Trump Rolls Back U.S. Jobs and Growth by Lowering MPG Standards

We knew the Trump administration’s irrational decision to decrease fuel efficiency and emissions standards for cars and trucks would hurt consumers, jobs and our economy — in addition to the damage it will do to our environment.

Now, we have an idea of just how badly American jobs will be impacted — thanks to the Trump administration’s own estimates.

The recent decision to weaken popular and highly successful fuel economy standards could result in a loss of 60,000 auto-industry jobs, according to the 978-page proposal from the Environmental Protection Agency and the Department of Transportation that tries to justify such a short-sighted move.

To put that jobs number in perspective, the city of Pontiac, Mich., has a total of about 59,000 residents. Muncie, Ind., has a population of about 69,000.

Under the original fuel standards agreed to by automakers and the Obama administration in 2012, auto manufacturers are required to make vehicles that average 54.5 miles per gallon across their fleets by 2025. Carmakers agreed to the standards previously because they knew they were achievable (they have been on pace) and would be popular with consumers who wanted to pay less to fill up their tanks.

But they also knew they would be playing a dangerous waiting game if they didn’t. Already feeling the pressure to increase sales overseas, American automakers would quickly lose out to foreign competitors who are pushing higher fuel efficiency.

But apparently the current administration doesn’t think any of that is important. Instead, Trump officials think it’s better to freeze efficiency standards at about 30 miles per gallon — robbing consumers of thousands in savings at the pump, increasing pollution and setting back American auto innovation and the hundreds of thousands of current and future jobs that come with it.

In fact, the Trump administration’s job loss projections are likely low.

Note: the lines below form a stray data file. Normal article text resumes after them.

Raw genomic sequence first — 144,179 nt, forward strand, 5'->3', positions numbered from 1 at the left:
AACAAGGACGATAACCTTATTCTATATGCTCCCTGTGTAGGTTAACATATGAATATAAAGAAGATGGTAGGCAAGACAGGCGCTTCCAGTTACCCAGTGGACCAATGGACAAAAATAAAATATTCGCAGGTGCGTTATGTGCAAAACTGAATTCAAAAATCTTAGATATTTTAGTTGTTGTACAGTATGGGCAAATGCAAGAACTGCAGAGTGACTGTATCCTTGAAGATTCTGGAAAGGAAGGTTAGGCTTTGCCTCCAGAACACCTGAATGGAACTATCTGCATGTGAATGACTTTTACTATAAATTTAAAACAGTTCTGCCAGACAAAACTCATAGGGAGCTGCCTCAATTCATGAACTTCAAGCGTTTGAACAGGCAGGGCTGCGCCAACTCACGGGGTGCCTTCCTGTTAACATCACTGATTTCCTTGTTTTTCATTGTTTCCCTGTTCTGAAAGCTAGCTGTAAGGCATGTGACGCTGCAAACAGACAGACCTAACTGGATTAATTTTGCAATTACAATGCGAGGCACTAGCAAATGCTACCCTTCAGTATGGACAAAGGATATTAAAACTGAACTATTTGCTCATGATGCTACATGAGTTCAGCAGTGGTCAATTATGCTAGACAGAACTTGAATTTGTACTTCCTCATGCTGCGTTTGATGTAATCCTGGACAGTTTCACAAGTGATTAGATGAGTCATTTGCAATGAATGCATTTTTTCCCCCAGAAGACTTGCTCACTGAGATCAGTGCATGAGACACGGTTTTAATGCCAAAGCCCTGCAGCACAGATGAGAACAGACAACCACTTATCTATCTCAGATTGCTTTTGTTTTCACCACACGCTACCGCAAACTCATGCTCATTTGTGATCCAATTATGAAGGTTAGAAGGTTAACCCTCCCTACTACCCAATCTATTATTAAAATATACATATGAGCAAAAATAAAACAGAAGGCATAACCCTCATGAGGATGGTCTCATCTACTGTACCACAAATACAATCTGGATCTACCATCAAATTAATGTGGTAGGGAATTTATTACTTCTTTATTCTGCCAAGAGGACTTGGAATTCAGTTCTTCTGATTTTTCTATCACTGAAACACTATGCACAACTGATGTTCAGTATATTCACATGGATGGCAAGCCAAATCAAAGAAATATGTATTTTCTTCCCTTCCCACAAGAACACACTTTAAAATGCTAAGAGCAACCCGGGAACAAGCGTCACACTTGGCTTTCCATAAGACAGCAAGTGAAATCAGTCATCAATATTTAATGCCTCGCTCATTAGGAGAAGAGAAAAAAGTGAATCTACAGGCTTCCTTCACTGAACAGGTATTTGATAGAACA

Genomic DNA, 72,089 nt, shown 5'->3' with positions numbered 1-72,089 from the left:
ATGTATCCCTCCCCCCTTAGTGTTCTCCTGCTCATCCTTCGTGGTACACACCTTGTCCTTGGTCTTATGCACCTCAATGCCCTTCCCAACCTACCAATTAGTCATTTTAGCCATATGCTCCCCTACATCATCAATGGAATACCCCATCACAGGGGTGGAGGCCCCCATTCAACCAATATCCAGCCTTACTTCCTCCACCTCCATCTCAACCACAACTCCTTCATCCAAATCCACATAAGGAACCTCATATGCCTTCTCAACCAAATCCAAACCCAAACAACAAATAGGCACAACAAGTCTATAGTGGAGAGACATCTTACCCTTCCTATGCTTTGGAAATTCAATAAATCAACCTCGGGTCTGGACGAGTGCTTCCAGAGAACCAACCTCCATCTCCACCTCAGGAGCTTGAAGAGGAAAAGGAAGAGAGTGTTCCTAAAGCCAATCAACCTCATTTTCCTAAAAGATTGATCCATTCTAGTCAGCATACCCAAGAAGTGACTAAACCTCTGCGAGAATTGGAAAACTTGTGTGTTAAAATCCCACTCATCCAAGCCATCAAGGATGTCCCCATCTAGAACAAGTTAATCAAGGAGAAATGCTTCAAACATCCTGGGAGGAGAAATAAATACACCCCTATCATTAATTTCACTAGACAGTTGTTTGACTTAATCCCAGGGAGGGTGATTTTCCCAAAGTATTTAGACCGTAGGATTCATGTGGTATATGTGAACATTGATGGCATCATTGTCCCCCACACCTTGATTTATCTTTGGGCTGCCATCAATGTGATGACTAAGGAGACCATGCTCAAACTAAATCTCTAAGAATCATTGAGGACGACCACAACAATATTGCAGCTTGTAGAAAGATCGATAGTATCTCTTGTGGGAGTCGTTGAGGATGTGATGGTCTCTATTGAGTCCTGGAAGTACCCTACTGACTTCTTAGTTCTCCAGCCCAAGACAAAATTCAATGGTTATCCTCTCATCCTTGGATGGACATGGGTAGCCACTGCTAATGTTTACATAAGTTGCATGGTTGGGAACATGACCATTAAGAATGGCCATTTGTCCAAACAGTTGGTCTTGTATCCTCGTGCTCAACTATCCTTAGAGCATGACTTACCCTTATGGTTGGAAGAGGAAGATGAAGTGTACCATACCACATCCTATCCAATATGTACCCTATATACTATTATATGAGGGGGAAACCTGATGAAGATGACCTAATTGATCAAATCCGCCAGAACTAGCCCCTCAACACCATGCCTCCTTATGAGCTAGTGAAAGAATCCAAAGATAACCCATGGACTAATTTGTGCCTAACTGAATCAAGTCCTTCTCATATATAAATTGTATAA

According to the 2018 U.S. Energy and Employment Report, which E2 recently published along with partners at the National Association of State Energy Officials and the Energy Futures Initiative, there are at least 650,000 jobs in the motor vehicles sector focused on increasing fuel economy or transitioning to alternative fuels.

We may already be seeing the impacts of the Trump administration’s plan to make cars less efficient and dirtier.

Last year, the number of Americans who worked with alternative fuel vehicles — including hybrid, plug-in, electric, fuel cell/hydrogen and natural gas vehicles — declined by almost 40,000 jobs, according to the USEER report. Some of those cuts were almost certainly made in the long anticipation of this proposal and the administration’s opposition of clean energy technologies that advance electric vehicles and hybrids.

But the administration didn’t even stop there.

As if it wanted to do absolutely everything it could to stomp out U.S. auto innovation and hurt consumers at the pump, the Trump administration also announced it aims to strip states’ rights to set their own standards above the national requirement — setting up a showdown with 13 states (including California, Colorado and New York) that will add even more confusion and uncertainty to the U.S. auto industry.

These states are suing the administration to stop these rollbacks, and businesses are now pushing back, too. More than 400 business leaders, investors and other energy industry professionals have signed this letter from E2 to the Transportation Department and the EPA opposing the proposal and its carelessness.

Like those business leaders, anyone who cares about our economy and our environment should be outraged by the Trump plan to drive auto fuel efficiency standards into a ditch.


Bob Keefe is executive director of E2 (Environmental Entrepreneurs), a national, nonpartisan group of business owners, investors and other professionals that advocates for policies that are good for the economy and the environment.

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